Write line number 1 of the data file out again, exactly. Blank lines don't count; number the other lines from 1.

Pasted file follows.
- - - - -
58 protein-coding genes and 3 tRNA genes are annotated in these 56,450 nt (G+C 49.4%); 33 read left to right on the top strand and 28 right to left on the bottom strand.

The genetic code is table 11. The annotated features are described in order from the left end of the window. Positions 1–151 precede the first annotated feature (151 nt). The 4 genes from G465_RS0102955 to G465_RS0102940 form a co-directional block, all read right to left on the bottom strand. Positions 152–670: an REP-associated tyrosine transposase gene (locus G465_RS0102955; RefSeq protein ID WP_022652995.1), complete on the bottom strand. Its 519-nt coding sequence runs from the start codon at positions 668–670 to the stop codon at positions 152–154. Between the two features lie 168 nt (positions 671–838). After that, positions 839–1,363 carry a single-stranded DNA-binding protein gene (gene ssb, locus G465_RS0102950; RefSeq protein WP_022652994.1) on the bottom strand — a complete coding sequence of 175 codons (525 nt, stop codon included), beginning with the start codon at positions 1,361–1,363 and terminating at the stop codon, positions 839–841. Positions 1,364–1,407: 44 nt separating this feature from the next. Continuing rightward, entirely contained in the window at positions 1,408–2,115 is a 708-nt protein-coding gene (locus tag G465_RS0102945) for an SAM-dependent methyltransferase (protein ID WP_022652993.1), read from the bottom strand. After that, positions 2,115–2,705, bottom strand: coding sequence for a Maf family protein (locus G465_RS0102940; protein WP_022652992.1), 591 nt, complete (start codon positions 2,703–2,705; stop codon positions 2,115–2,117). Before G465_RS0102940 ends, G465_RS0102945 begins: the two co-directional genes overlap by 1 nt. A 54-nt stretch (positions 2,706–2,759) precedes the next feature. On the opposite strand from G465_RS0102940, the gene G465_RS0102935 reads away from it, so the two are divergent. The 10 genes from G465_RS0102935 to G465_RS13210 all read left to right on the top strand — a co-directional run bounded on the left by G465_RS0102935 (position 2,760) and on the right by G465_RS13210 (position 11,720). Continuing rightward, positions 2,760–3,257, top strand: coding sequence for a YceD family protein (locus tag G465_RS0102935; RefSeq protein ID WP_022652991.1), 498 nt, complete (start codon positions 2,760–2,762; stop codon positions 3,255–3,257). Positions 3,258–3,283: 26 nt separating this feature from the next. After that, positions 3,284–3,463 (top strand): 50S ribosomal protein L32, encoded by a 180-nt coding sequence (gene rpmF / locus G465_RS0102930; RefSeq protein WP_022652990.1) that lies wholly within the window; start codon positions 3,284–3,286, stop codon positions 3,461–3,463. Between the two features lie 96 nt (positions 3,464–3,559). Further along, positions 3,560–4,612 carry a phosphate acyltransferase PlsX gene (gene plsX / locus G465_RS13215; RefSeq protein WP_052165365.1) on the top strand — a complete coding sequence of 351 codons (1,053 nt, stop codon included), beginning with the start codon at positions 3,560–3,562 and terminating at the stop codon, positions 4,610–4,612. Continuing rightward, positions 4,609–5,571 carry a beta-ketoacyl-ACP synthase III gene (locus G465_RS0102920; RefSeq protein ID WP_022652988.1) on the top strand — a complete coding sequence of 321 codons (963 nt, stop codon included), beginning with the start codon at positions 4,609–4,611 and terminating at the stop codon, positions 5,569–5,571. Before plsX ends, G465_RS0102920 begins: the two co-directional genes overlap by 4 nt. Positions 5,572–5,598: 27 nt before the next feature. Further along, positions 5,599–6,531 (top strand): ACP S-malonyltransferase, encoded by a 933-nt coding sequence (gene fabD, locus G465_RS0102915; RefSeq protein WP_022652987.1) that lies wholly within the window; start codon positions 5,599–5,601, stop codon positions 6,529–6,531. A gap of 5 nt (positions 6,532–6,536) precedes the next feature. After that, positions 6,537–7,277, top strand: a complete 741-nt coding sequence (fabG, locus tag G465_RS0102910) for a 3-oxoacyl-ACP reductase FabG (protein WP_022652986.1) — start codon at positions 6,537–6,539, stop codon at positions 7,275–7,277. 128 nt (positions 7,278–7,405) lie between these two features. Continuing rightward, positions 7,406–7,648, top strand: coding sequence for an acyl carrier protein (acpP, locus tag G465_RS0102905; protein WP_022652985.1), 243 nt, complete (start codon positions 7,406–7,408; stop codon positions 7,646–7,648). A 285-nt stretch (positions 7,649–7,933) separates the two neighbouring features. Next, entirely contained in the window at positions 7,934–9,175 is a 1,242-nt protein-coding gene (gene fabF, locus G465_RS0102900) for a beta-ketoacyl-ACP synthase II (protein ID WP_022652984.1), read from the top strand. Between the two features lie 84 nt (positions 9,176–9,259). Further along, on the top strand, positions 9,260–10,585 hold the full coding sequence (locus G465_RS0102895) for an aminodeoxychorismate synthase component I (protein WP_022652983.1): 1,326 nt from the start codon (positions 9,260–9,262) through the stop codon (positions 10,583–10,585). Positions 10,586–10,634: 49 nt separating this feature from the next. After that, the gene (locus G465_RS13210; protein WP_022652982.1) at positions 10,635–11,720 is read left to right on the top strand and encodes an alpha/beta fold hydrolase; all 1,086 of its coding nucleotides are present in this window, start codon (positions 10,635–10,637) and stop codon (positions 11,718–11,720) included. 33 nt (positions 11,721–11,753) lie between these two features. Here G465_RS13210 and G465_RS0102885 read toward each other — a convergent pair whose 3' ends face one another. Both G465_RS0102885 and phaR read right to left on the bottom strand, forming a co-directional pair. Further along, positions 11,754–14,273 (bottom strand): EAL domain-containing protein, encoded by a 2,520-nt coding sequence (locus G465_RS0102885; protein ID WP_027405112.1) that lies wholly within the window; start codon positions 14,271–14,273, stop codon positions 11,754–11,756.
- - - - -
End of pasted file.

58 protein-coding genes and 3 tRNA genes are annotated in these 56,450 nt (G+C 49.4%); 33 read left to right on the top strand and 28 right to left on the bottom strand.